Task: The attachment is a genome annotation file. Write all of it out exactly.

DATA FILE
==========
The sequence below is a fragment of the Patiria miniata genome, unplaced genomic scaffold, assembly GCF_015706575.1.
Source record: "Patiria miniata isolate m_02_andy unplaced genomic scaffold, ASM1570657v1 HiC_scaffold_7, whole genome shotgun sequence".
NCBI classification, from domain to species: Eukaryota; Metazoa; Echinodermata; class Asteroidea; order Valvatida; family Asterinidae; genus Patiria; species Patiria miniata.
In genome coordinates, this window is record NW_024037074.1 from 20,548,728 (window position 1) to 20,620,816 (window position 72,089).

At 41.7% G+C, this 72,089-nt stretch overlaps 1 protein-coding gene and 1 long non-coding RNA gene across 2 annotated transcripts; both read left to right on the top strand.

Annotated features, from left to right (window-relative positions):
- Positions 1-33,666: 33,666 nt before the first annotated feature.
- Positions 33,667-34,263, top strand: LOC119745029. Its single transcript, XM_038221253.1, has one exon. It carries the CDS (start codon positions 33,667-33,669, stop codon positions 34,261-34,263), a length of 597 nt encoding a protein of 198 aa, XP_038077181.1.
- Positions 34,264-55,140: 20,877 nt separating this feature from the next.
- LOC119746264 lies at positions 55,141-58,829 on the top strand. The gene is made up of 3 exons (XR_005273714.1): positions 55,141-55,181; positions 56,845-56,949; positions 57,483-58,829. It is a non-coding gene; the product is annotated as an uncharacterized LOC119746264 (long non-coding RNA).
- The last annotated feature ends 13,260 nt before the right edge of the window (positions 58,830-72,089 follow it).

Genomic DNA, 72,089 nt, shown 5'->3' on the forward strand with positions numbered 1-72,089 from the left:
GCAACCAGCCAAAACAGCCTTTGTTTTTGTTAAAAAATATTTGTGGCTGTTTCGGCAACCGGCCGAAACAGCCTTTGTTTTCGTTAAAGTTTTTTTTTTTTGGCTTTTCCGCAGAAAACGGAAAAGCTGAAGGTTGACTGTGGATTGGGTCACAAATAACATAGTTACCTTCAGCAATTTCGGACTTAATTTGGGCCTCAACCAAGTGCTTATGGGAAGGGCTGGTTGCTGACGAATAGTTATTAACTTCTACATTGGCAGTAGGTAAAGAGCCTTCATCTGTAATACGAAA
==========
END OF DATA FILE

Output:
The sequence below is a fragment of the Patiria miniata genome, unplaced genomic scaffold, assembly GCF_015706575.1.
Source record: "Patiria miniata isolate m_02_andy unplaced genomic scaffold, ASM1570657v1 HiC_scaffold_7, whole genome shotgun sequence".
NCBI classification, from domain to species: Eukaryota; Metazoa; Echinodermata; class Asteroidea; order Valvatida; family Asterinidae; genus Patiria; species Patiria miniata.
In genome coordinates, this window is record NW_024037074.1 from 20,548,728 (window position 1) to 20,620,816 (window position 72,089).

At 41.7% G+C, this 72,089-nt stretch overlaps 1 protein-coding gene and 1 long non-coding RNA gene across 2 annotated transcripts; both read left to right on the top strand.

Annotated features, from left to right (window-relative positions):
- Positions 1-33,666: 33,666 nt before the first annotated feature.
- Positions 33,667-34,263, top strand: LOC119745029. Its single transcript, XM_038221253.1, has one exon. It carries the CDS (start codon positions 33,667-33,669, stop codon positions 34,261-34,263), a length of 597 nt encoding a protein of 198 aa, XP_038077181.1.
- Positions 34,264-55,140: 20,877 nt separating this feature from the next.
- LOC119746264 lies at positions 55,141-58,829 on the top strand. The gene is made up of 3 exons (XR_005273714.1): positions 55,141-55,181; positions 56,845-56,949; positions 57,483-58,829. It is a non-coding gene; the product is annotated as an uncharacterized LOC119746264 (long non-coding RNA).
- The last annotated feature ends 13,260 nt before the right edge of the window (positions 58,830-72,089 follow it).

Genomic DNA, 72,089 nt, shown 5'->3' on the forward strand with positions numbered 1-72,089 from the left:
GCAACCAGCCAAAACAGCCTTTGTTTTTGTTAAAAAATATTTGTGGCTGTTTCGGCAACCGGCCGAAACAGCCTTTGTTTTCGTTAAAGTTTTTTTTTTTTGGCTTTTCCGCAGAAAACGGAAAAGCTGAAGGTTGACTGTGGATTGGGTCACAAATAACATAGTTACCTTCAGCAATTTCGGACTTAATTTGGGCCTCAACCAAGTGCTTATGGGAAGGGCTGGTTGCTGACGAATAGTTATTAACTTCTACATTGGCAGTAGGTAAAGAGCCTTCATCTGTAATACGAAA